Charles Barrois – Definition and explanations –


Charles Barrois
birth April 21, 1851
Lille (France)
Death November 5, 1939
Lille (France)
nationality France French
fields Geology (geology, from ancient Greek γη- (gê-, “earth”) and…)
institution Faculty of Sciences of Lille
Honors Bigsby Medal, Wollaston Medal

Charles Barroisborn on April 21, 1851 in Lille and died on November 5, 1939, is a French geologist. He comes from a large industrial family from the north (the north is a cardinal point, opposite the south) of France.


Charles Barrois studies geology in his hometown with Professor Jules Gosselet (Jules-Auguste Gosselet (April 19, 1832 – March 20, 1916), is a French geologist. First…). His first detailed work, Research on the Upper Cretaceous area of ​​England and Ireland, appeared in the Memoirs of the Northern Geological Society in 1876. The geological regions of Great Cretaceous Brittany (Britain is an island on the northwest coast of…) are there precisely located for the first time. These results form the basis for later work confirming the key features highlighted by Barrois. In 1876 he worked on the geological survey of France and in 1877 he was appointed professor of geology at the University of Lille (This page is dedicated to the University of Lille, which existed between 1896…).

In other memories, among others, the Cretaceous rocks of the Ardennes and the Oviedo Basin in Spain, the Erbray limestones of the Devonian (The Devonian is a geological system that extends from 416 ± 2.8…), the Paleozoic rocks In Great Britain and Northern Spain and the granitic and metamorphic rocks of the British Isles, Barrois shows that he is an accomplished petrologist as well as a paleontologist and field geologist.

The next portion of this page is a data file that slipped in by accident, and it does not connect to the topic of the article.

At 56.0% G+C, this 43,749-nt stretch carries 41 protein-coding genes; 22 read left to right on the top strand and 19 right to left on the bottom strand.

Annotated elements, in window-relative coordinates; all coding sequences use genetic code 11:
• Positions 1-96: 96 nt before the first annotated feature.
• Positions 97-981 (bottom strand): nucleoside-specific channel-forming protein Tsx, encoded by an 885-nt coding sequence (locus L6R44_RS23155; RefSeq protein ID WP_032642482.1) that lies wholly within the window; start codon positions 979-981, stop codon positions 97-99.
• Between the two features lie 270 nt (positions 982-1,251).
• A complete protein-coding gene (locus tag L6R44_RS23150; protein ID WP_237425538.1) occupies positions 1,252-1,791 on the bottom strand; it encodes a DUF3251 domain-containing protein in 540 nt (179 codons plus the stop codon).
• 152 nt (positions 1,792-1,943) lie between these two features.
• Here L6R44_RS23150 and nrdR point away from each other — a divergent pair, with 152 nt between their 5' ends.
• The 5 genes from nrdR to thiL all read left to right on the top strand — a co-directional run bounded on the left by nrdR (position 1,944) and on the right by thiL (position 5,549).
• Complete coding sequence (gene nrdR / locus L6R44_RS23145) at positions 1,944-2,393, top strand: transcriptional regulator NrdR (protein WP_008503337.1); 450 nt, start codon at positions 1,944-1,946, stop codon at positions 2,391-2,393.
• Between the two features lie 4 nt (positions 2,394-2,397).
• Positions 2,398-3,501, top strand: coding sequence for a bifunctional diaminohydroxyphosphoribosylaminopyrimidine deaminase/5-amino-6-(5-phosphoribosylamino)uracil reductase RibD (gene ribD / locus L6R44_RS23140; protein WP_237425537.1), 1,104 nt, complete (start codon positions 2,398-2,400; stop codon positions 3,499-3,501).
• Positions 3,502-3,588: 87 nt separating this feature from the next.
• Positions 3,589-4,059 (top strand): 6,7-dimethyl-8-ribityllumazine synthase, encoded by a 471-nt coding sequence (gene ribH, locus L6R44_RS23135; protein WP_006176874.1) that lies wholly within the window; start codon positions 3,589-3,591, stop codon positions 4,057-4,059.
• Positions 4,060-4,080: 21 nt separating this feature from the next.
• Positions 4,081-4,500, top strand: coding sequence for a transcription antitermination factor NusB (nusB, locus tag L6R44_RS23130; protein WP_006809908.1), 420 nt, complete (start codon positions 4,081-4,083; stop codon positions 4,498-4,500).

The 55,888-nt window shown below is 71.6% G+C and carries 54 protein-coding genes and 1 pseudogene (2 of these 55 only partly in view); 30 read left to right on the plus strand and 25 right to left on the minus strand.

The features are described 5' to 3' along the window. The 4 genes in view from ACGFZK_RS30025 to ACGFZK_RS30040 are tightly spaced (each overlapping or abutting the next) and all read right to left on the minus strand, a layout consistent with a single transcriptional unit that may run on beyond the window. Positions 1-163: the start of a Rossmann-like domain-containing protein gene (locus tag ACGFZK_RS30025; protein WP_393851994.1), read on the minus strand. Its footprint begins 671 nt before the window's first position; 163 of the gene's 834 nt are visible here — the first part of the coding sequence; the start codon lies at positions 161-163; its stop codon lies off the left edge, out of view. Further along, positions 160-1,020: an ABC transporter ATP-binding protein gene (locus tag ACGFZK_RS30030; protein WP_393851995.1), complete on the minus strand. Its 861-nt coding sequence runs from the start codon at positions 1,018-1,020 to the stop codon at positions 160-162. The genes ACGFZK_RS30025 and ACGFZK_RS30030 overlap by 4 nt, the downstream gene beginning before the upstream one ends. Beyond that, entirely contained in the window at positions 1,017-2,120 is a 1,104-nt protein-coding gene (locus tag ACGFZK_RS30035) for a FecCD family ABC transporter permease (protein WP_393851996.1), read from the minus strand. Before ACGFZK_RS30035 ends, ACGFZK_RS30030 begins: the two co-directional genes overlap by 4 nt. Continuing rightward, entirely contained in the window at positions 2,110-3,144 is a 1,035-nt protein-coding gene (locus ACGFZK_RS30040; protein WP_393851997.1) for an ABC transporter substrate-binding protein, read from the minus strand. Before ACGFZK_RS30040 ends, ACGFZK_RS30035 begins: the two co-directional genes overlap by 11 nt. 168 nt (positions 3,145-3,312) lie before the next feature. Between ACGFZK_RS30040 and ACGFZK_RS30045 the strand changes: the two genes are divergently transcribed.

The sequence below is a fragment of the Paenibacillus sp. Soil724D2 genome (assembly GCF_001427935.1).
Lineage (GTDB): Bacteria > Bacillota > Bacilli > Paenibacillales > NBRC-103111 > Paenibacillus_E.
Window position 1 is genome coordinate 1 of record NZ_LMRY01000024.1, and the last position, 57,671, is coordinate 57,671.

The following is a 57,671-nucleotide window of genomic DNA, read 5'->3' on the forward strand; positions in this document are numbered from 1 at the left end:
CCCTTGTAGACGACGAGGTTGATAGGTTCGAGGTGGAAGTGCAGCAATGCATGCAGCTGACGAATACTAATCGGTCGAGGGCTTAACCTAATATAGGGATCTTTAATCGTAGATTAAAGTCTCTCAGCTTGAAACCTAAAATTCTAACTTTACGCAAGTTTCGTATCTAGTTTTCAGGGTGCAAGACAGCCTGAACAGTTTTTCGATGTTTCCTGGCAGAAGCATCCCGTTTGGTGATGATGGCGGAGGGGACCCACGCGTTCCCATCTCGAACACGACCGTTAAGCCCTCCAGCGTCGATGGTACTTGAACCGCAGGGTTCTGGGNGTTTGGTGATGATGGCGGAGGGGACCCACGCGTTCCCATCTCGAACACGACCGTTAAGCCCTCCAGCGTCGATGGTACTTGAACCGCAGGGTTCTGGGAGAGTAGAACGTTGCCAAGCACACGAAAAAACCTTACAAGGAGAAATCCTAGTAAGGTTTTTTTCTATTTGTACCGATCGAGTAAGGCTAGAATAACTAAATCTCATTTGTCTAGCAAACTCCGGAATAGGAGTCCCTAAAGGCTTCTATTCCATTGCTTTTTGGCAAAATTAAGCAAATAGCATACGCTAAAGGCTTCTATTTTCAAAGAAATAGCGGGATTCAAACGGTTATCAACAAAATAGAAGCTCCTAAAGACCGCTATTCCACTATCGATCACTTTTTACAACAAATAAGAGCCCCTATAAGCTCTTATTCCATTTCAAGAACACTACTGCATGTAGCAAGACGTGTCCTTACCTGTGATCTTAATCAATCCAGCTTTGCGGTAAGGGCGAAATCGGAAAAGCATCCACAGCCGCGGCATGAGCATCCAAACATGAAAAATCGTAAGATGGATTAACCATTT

He spoke several languages ​​and benefited from his family’s material wealth. He completed several stays abroad at universities in Great Britain, the USA and Germany.

Barrois’ work covers a large part of the field of geology. His fame extends beyond French territory, being recognized first in Britain before being recognized in France. He was awarded the Bigsby Medal in 1881 and the Wollaston Medal in 1901. He became a member of the Academy of Sciences in 1904. In 1888 he was made a Knight of the Legion of Honor and in 1923 a Commander. His brother is the zoologist Jules Henri Barrois (1852–1943).